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I've been playing with LEDs a lot recently, powered by 8-bit micro controllers. Sometimes it's necessary to use purely software implementations of Pulse Width Modulation to control LED brightness - that is turning the light on and off rapidly varying the ratio of time on and off. This works great until I get down to about 5% brightness, where the strobing starts looking uncomfortably flickery to the eye.

Implementing the PWM as a loop, it steps through each number from 0-255 setting the light on or off for that moment. A light which is set at the 20 value will be on for the first 20 loops then turned off.

I'm looking for a good function which will shuffle around those numbers, so instead of looping through 0, 1, 2, 3... my loop could sample semi-randomly from the pool of possibilities. The aggregate brightness over time is the same, but a light at 20 brightness value may switch on and off a dozen or so times spread across 256 loops instead of just lighting once then turning off for most of the loop. This reduces the flickering effect even if the loop runs slightly slower.

A good dithering function would need to return every number in the 8-bit range when called with every 8-bit number. It would therefore also need to produce no duplicate numbers - not random, just shuffled. It's best if it tends not to put similar numbers together in sequence - the difference between each number aught to be high - ideally about 64-127 I figure.

The limitations are also interesting - it's a time critical application. Addition, subtraction, and bitwise operations cost 1 arbitrary unit of time, multiplication costs 2 units, and division costs 4 units. Floats are out of the questions, and the costs roughly double for every multiple of 8 bits used in an intermediate number. Lookup tables are possible, but would use roughly half of the total memory capacity of the device - so fast algorithms are best for reusability, but good quality slow algorithms are also very useful when there's space to precompute.

Thanks for helping me out with any ideas or musings. :)

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Missing homework tag... ;-) Sorry but the second-to-last paragraph with the silly made-up time unit costs gave you away. –  R.. Apr 6 '12 at 3:27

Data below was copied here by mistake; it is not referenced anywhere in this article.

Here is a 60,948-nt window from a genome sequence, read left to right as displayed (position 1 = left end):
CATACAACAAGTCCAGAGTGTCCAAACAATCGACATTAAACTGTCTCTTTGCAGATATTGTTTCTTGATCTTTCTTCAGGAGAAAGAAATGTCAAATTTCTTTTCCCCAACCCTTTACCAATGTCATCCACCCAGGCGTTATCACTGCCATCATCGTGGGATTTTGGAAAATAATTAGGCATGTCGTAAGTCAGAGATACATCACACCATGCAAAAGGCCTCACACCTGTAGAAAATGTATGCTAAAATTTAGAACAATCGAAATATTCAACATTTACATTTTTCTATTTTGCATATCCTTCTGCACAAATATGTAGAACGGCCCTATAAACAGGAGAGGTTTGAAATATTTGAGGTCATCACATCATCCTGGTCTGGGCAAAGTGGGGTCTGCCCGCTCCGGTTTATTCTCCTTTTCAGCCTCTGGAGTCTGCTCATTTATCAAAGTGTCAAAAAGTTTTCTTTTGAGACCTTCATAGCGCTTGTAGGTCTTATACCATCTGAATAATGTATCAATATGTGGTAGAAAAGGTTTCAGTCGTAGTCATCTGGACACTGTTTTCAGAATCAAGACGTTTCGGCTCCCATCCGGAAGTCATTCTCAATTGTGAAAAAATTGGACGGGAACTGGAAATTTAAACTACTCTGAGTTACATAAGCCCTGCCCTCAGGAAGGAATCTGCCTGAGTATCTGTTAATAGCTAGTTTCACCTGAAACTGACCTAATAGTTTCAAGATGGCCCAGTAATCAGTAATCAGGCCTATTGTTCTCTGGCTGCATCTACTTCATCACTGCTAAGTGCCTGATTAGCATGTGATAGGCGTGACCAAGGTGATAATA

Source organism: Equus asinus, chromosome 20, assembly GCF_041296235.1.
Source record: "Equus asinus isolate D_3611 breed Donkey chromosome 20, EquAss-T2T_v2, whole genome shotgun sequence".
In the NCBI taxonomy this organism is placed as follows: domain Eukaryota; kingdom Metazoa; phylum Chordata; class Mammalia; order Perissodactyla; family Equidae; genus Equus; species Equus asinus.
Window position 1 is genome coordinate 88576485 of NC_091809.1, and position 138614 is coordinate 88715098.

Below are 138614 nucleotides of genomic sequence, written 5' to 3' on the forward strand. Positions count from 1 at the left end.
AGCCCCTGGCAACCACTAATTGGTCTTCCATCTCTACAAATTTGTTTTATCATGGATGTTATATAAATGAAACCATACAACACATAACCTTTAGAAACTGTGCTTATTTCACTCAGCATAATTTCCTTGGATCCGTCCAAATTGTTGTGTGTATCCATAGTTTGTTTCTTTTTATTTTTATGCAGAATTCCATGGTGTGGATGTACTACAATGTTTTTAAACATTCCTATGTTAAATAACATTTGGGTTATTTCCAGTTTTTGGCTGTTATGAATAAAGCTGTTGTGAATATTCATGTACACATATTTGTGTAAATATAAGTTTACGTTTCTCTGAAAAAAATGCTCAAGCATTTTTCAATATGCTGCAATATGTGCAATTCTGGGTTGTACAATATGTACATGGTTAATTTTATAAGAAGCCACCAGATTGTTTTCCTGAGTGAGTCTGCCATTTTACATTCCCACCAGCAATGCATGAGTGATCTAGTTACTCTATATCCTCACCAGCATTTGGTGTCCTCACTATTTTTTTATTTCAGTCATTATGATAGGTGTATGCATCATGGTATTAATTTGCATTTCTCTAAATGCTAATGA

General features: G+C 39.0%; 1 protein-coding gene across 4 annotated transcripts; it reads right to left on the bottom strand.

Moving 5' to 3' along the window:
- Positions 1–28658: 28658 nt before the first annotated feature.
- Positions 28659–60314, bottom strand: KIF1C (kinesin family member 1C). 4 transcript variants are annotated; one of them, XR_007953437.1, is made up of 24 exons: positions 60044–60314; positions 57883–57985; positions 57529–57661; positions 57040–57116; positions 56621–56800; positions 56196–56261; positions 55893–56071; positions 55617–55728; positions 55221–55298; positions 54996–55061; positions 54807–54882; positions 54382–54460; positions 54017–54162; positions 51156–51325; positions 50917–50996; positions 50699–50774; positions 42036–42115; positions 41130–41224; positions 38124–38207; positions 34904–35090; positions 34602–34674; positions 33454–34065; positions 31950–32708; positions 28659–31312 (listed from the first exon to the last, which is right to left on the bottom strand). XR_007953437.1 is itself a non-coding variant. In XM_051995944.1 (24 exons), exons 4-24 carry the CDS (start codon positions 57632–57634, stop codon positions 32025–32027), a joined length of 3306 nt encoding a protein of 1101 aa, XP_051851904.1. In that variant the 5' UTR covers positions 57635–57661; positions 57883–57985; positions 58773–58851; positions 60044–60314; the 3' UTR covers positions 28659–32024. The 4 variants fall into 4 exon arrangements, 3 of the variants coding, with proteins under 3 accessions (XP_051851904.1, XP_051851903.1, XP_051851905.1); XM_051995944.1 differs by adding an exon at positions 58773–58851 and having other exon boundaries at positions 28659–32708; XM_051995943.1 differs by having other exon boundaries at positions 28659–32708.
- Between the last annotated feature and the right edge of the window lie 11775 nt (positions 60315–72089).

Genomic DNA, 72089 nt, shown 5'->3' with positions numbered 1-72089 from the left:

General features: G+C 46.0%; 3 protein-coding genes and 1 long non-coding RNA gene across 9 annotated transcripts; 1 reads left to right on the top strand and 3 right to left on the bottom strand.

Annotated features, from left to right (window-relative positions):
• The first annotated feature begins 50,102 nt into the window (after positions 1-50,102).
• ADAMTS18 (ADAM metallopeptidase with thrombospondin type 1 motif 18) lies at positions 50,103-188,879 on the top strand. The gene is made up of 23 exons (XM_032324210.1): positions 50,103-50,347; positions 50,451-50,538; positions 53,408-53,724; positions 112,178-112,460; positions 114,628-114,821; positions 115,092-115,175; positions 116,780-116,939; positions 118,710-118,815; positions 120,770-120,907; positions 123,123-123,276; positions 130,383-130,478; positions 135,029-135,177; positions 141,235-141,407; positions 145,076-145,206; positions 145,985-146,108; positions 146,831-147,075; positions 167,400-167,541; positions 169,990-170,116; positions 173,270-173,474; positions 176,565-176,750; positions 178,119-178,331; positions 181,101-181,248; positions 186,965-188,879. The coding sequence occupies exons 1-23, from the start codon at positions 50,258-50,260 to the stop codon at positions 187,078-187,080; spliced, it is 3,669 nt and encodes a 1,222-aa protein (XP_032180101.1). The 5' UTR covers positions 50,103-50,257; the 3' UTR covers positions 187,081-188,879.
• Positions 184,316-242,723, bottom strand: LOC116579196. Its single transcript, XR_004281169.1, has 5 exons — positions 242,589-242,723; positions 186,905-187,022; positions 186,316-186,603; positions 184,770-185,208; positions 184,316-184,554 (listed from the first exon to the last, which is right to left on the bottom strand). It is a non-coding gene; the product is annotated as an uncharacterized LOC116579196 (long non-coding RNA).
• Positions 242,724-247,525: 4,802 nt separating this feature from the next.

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Actually not homework. I'm just not sure strictly how many cycles those operations take in avr-libc. That's just my general understanding of how the timing works. It seemed best not to be more specific than I am confident lest someone critique incorrectness. :) –  blixxy Apr 6 '12 at 3:35
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Gosh you guys. I sometimes tutor highschoolers and first years who're doing first year compsci courses. I guess my writing style for these sorts of problems has been a bit affected by that. :P –  blixxy Apr 6 '12 at 3:38
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Dont you have a frequency tuner that can increase the Modulation frequency so that the flickering reduces? –  uDaY Apr 6 '12 at 4:01
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Damn. I'm a bit new to this site, thought that little up arrow was like a 'reply to' button. @uDaY: There is that. We used about 15 little micro controllers in a recent installation, and if we were to hook up external frequency clocks best case cost would have been $20 more or so at the time, as well as dozens more little things to solder together - pretty substantial for two unemployed artists. Some of the better chips you can overclock in software, but they cost a fair bit more too. :) –  blixxy Apr 6 '12 at 4:18

1 Answer 1

up vote 3 down vote accepted

Not 100% sure I understand correctly, but basically I think that any numbers that doesn't divide 256 will generate the group of numbers 0..255 if you just keep adding it to itself modulo 256. Some flashbacks from the abstract algebra class...

like this:

s = {}

n = 157
for i in range(0, 256):
   s[n] = True
   print n
   n += 157
   n %= 256

print "check: has to be 256: ", len(s) 

EDIT: replaced small generator with a larger one to make the distribution more "random".

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Aw man you totally win! This thing looks like just the ticket. No more flickery desk ornaments for me! :D –  blixxy Apr 6 '12 at 3:57
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@blixxy every time I get to actually use any of the math I remember, it makes me so insanely happy. –  MK. Apr 6 '12 at 12:38

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